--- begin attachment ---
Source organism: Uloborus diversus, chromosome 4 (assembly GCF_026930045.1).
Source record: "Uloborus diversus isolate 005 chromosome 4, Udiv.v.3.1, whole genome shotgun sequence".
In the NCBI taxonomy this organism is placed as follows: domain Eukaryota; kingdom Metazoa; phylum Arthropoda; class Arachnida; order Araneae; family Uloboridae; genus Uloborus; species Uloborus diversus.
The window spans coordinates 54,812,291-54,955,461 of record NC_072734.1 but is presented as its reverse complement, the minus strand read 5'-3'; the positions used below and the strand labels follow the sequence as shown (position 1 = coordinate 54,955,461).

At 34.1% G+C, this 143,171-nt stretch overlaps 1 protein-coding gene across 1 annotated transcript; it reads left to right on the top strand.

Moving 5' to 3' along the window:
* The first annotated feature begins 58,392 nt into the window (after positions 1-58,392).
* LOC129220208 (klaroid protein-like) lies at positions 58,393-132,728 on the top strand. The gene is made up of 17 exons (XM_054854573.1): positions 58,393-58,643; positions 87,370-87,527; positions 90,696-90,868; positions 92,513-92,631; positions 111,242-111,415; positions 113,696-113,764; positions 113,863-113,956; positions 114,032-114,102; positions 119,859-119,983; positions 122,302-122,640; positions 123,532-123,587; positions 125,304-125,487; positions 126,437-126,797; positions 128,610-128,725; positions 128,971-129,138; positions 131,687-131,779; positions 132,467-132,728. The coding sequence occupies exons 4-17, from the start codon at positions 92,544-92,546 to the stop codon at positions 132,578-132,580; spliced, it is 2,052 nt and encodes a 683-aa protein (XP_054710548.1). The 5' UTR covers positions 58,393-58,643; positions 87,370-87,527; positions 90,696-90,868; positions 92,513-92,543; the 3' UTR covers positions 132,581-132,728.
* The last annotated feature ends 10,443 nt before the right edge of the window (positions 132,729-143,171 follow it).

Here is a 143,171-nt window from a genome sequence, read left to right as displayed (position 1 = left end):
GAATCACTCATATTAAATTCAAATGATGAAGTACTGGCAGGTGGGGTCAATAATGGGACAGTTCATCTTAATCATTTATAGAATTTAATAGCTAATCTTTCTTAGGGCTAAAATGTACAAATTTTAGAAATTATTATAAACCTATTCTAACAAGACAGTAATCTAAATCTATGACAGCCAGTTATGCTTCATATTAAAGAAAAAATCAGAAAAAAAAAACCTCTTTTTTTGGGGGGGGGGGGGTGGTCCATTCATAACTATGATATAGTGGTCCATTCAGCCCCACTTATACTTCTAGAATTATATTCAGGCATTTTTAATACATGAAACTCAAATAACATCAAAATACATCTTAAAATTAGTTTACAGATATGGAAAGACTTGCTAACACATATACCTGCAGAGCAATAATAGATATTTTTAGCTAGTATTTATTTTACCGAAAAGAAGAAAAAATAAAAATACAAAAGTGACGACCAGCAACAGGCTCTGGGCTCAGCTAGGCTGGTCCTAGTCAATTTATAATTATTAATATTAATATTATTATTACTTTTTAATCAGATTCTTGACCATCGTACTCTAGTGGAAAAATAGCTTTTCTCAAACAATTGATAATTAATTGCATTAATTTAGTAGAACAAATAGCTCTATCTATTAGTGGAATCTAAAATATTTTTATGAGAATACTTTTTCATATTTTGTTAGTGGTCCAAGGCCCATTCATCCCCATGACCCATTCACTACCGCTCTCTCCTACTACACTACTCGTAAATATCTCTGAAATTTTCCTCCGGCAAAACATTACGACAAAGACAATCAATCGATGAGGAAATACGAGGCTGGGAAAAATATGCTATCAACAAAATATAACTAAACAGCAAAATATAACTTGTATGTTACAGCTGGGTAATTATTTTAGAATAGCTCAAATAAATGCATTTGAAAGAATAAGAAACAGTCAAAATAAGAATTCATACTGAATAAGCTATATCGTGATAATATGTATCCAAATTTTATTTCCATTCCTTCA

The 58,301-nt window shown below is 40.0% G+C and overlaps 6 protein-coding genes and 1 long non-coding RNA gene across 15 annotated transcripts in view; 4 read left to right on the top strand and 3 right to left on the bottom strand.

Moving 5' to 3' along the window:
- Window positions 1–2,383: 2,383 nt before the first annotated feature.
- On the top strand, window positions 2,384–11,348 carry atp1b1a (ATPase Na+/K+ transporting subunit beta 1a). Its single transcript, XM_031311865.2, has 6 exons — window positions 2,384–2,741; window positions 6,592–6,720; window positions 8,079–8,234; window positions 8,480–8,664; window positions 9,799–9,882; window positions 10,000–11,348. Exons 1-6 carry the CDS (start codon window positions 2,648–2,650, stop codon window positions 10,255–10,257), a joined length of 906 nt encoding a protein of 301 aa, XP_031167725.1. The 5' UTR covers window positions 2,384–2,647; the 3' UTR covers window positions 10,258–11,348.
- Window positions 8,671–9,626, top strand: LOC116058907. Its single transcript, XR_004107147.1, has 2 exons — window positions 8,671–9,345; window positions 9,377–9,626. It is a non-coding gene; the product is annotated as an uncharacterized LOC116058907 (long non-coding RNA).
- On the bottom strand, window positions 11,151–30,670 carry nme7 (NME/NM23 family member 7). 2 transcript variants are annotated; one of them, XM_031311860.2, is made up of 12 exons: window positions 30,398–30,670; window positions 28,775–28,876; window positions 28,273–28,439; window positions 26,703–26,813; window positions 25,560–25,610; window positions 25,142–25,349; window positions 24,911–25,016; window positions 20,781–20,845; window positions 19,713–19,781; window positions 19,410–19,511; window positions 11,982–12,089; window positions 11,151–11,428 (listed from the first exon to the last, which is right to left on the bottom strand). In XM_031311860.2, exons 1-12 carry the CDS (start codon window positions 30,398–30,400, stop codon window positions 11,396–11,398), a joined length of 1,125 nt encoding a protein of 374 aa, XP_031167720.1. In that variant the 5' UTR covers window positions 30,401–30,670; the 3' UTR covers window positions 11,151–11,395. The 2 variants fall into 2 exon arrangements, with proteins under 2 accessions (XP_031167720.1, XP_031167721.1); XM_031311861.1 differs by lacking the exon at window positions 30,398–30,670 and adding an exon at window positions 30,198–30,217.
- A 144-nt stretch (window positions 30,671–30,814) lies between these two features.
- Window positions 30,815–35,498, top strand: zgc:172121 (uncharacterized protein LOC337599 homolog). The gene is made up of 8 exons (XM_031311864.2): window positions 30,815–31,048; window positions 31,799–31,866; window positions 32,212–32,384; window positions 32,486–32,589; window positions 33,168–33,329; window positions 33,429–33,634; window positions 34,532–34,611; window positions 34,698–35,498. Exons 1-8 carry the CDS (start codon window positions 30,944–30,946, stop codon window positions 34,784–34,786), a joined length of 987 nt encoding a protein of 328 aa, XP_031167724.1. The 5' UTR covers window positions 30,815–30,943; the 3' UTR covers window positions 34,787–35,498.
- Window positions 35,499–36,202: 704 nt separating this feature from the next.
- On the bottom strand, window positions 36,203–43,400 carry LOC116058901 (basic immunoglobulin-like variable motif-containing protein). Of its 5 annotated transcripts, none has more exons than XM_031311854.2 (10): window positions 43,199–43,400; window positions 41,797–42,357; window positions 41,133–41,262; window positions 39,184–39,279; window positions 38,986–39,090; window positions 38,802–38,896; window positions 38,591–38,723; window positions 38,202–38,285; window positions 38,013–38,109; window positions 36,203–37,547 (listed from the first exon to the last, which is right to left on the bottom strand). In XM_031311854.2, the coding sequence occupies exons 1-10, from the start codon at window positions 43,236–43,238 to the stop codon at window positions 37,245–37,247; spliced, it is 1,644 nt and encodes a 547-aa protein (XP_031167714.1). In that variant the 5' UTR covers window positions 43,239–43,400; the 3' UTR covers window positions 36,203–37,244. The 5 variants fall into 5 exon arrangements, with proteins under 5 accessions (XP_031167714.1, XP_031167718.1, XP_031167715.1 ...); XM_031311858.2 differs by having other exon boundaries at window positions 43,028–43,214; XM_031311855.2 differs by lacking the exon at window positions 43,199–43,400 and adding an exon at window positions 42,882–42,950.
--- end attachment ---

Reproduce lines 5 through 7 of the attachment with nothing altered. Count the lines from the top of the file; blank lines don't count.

At 34.1% G+C, this 143,171-nt stretch overlaps 1 protein-coding gene across 1 annotated transcript; it reads left to right on the top strand.

Moving 5' to 3' along the window:
* The first annotated feature begins 58,392 nt into the window (after positions 1-58,392).